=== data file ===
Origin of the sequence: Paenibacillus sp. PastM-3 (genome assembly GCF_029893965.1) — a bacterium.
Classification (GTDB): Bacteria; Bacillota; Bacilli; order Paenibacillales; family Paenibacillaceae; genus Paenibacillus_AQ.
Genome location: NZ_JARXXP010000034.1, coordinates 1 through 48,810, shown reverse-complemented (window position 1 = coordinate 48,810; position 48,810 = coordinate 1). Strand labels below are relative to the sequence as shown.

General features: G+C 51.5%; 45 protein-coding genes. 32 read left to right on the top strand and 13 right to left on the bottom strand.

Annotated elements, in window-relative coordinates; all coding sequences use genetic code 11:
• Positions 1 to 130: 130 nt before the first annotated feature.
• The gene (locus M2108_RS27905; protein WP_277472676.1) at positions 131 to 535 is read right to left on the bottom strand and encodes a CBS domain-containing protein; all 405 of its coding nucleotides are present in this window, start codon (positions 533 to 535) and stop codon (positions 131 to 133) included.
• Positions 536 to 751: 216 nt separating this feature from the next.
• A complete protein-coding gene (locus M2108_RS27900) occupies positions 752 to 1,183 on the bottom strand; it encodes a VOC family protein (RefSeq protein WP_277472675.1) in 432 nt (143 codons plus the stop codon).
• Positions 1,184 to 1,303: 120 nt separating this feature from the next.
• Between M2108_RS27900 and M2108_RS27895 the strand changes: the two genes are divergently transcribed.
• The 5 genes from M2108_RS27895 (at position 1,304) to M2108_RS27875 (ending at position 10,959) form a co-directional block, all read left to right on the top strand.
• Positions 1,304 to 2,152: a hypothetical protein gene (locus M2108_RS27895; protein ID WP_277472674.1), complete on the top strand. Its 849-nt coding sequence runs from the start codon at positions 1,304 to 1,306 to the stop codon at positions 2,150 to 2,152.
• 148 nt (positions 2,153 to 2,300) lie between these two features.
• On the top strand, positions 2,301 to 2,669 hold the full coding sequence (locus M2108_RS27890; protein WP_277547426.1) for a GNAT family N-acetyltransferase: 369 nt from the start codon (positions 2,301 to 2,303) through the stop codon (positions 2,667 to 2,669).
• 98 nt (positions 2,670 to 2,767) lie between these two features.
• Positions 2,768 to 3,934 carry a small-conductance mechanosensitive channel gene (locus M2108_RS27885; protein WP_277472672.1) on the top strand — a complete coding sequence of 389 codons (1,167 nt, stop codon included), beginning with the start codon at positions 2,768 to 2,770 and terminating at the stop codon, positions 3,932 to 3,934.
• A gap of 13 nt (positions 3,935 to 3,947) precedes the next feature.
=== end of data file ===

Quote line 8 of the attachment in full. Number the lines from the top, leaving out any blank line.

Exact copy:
• Positions 536 to 751: 216 nt separating this feature from the next.